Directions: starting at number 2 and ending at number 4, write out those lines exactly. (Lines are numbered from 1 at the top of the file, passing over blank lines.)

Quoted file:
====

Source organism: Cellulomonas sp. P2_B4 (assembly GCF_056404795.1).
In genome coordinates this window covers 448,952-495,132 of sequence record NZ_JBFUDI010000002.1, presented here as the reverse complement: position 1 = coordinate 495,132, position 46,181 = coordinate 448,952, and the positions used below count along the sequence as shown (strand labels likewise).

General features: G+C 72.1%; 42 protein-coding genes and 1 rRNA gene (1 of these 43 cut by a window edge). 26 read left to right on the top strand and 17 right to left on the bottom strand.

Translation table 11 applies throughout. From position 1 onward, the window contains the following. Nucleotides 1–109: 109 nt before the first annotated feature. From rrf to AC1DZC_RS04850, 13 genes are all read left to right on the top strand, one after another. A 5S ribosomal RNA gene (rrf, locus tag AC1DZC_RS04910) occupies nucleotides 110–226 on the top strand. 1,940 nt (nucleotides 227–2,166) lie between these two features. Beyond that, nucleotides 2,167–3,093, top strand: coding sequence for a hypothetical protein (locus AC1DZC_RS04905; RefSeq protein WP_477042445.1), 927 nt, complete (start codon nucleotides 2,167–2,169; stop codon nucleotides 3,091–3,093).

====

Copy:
In genome coordinates this window covers 448,952-495,132 of sequence record NZ_JBFUDI010000002.1, presented here as the reverse complement: position 1 = coordinate 495,132, position 46,181 = coordinate 448,952, and the positions used below count along the sequence as shown (strand labels likewise).

General features: G+C 72.1%; 42 protein-coding genes and 1 rRNA gene (1 of these 43 cut by a window edge). 26 read left to right on the top strand and 17 right to left on the bottom strand.

Translation table 11 applies throughout. From position 1 onward, the window contains the following. Nucleotides 1–109: 109 nt before the first annotated feature. From rrf to AC1DZC_RS04850, 13 genes are all read left to right on the top strand, one after another. A 5S ribosomal RNA gene (rrf, locus tag AC1DZC_RS04910) occupies nucleotides 110–226 on the top strand. 1,940 nt (nucleotides 227–2,166) lie between these two features. Beyond that, nucleotides 2,167–3,093, top strand: coding sequence for a hypothetical protein (locus AC1DZC_RS04905; RefSeq protein WP_477042445.1), 927 nt, complete (start codon nucleotides 2,167–2,169; stop codon nucleotides 3,091–3,093).